Тема: Монополистическая конкуренция: производственный выбор и проблема эффективности. Учебная работа № 398314

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Тип работы: Курсовая практическая
Предмет: Микроэкономика
Страниц: 25


Введение 3

I Теоретические аспекты и сущность рынка монополистической конкуренции 5
1.1 Теория монополистической конкуренции Э. Чемберлена 5
1.2 Определение сущности и условия монополистической конкуренции 9
II Определение цены и объема продукции в условиях монополистической конкуренции. Рынок мобильной связи, как пример монополистической конкуренции 13
2.1 Производственный выбор на рынке монополистической конкуренции. Неэффективность монополистической конкуренции 13
2.2 Рынок мобильной связи, как пример рынка монополистической конкуренции города Москвы 19

Заключение 24
Список использованной литературы 26Стоимость данной учебной работы: 675 руб.


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    Учебная работа № 398314. Тема: Монополистическая конкуренция: производственный выбор и проблема эффективности

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    Monopolistic competition and economic efficiency (Монополистическая конкуренция и экономическая)

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    Международный институт экономики и финансов, 2 курс,

    Высшая школа экономики.



    Year 2000, March.


       One of the
    most important and basic economic issues is the theory of Market Structure. The
    meaning of economics as a science is the description and explanation of
    different ways of economic agencies’ interactions through commodities,
    services, mediums of exchange like money, production processes and other in
    order to increase their wellbeing in a materialistic part of life. The
    satisfaction, although only partial, of either economic agency could not be
    achieved while acting without knowing something about the market, on which it
    operates. One can not predict or expect either producers’ or consumers’
    behaviour without knowing general profit and utility maximising notions and
    conditions. The structure of a market provides this information.

       The theory
    of Market Structure divides the markets into four most distinctive types. The
    polar ones are the pure competition and pure monopoly. Between these extreme
    case lie two imperfectly competitive market structures: monopolistic
    competition (the one, which is closer to perfect or pure competition, and which
    would be described in this essay) and oligopoly (closer to monopoly, but has
    more than one but not many large operating firms, lower monopolistic power and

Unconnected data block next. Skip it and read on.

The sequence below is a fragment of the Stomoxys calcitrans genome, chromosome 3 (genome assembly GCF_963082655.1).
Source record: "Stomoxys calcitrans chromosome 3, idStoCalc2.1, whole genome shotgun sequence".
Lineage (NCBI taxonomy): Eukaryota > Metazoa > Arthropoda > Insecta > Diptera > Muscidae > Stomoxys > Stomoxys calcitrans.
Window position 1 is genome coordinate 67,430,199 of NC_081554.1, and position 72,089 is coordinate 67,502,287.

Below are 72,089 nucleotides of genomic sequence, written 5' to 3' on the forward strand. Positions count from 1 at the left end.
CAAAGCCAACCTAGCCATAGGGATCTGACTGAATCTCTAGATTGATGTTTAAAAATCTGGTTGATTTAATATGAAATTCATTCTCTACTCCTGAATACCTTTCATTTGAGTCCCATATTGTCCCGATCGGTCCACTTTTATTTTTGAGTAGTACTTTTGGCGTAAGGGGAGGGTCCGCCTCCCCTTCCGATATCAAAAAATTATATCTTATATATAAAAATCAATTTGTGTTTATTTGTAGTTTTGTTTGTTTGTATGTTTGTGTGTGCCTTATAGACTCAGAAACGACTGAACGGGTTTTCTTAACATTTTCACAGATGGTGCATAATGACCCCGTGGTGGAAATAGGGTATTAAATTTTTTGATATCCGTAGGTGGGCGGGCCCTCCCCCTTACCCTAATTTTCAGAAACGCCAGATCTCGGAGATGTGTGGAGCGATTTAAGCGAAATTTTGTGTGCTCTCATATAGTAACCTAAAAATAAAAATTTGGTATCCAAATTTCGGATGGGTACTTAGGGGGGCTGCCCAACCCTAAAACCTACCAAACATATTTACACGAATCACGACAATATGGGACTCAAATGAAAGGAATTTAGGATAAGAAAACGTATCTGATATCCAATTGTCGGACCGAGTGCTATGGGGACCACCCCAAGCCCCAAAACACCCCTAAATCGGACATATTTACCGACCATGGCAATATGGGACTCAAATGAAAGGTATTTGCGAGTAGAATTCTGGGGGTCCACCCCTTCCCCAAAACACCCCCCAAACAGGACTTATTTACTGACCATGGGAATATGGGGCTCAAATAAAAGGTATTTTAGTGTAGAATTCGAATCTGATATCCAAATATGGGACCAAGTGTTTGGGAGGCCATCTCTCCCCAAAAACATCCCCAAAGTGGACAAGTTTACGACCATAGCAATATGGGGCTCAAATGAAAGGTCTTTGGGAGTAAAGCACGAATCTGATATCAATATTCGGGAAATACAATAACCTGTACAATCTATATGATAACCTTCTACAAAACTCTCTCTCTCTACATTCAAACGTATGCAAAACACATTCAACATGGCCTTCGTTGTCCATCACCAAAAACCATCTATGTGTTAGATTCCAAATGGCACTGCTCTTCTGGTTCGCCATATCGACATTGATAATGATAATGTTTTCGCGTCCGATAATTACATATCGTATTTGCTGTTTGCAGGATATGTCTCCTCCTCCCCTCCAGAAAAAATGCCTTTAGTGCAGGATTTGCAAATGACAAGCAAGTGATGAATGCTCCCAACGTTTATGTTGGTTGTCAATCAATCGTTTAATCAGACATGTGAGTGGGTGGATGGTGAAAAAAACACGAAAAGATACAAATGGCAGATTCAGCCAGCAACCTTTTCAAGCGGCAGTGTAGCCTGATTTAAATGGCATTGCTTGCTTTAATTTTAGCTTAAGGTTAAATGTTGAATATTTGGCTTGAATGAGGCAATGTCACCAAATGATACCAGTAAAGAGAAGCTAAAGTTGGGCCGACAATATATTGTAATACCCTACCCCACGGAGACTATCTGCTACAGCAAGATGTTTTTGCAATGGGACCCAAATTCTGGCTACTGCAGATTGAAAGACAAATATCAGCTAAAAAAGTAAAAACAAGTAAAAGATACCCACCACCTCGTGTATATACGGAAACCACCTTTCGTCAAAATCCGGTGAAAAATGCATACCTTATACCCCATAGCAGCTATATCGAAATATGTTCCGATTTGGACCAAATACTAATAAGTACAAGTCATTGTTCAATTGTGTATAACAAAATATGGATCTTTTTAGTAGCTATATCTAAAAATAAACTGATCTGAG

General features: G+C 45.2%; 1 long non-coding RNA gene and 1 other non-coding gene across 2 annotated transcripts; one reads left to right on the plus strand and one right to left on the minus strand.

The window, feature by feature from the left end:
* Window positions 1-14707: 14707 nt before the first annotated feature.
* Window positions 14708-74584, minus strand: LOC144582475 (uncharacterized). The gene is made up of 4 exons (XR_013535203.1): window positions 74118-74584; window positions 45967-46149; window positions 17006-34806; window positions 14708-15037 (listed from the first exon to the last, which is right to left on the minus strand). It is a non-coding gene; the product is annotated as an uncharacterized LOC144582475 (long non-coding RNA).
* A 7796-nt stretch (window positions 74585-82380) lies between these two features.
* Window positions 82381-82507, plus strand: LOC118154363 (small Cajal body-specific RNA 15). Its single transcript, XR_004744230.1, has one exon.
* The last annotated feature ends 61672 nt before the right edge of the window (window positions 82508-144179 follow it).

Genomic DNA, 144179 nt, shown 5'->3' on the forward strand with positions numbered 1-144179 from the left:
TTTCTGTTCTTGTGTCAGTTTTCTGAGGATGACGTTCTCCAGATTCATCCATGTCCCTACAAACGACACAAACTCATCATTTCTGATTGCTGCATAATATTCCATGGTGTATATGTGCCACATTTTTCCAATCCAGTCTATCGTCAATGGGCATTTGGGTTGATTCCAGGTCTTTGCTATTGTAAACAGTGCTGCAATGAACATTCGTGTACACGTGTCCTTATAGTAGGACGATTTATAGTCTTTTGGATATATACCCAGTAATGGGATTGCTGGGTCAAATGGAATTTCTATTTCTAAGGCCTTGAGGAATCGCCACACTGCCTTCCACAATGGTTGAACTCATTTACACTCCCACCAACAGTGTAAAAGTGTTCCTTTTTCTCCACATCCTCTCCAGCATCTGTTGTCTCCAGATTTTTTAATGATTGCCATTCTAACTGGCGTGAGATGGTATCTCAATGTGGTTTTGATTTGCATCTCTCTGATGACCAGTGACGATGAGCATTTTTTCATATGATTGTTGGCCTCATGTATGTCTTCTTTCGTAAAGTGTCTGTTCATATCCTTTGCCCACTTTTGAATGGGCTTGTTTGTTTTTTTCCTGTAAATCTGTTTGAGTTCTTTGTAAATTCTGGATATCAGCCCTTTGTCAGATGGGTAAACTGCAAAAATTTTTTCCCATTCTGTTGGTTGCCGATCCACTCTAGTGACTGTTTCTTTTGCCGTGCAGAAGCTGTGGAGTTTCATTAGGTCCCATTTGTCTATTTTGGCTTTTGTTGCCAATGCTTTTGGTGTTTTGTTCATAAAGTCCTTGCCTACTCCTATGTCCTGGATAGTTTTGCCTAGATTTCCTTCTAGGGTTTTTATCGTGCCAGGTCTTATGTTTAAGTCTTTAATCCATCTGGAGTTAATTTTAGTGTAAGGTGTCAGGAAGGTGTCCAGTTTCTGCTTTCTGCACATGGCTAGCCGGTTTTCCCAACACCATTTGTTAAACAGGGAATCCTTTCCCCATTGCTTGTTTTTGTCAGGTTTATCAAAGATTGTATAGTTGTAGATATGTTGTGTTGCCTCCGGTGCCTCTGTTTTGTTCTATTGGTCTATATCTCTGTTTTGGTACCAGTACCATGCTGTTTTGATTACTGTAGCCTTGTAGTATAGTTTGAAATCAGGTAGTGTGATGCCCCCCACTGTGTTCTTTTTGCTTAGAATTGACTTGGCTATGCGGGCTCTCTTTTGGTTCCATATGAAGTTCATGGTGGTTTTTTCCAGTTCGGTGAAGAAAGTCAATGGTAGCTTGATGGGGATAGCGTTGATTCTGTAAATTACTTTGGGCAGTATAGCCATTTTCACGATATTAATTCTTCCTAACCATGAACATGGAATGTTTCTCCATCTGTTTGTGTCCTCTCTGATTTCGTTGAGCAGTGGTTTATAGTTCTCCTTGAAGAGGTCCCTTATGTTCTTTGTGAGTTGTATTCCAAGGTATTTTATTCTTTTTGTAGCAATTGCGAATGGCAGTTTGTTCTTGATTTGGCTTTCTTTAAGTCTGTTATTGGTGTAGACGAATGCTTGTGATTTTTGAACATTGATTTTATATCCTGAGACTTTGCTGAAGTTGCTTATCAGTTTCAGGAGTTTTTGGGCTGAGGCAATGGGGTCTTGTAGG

other distinctive features).

       The markets,
    which combine both the price making of a monopoly with a large number of
    suppliers and free- entry conditions of pure competition are the most popular
    and wide spread ones. Among these are almost all retail stores like record
    shops and clothing shops, food facilities like restaurants and fast-food
    enterprises, producers of non-alcoholic beverages like Coca-Cola or Pepsi and a
    great variety of others. Because such markets combine the features of monopoly
    and competition, they are called monopolistically competitive.  This
    model is also very interesting and important tool for analysing such issues as
    product variety and product choice. It helps us understand whether the market
    system leads to the production of the “right” assortment of goods and services
    as it is too expensive to produce all conceivable commodities and there is
    always a problem of choice.

       There are
    several characteristic assumptions, which identifies the monopolistic

    Sellers are price makers. The reason for this is that unlike in perfect competition where the
    product is identical, there is a slightly differentiated or heterogeneous
    product. Even if some firm has a monopolistic right on its trade mark and
    other firms are not allowed to produce the identical commodity, they have the
    opportunity to produce similar, but slightly different product and compete with
    it on the market. The greater is the difference of the firm’s product from
    other one’s (can be based even on location), the greater is the monopolistic
    power of that firm and the less elastic is the demand curve for its output.
    This feature enables it to charge a slightly different price relative to its
    competitors without loosing all its customers. Product differentiation leads to
    the potentiality for a firm to affect the price for the good or service it
    produces. Although this ability is very limited and depends on the degree of
    differentiation, a monopolistically competitive firm faces the downward
    sloping demand curve like a monopoly or oligopoly (this is the main
    characteristic of every imperfect competition market).

    differentiation makes this model different from pure competition model.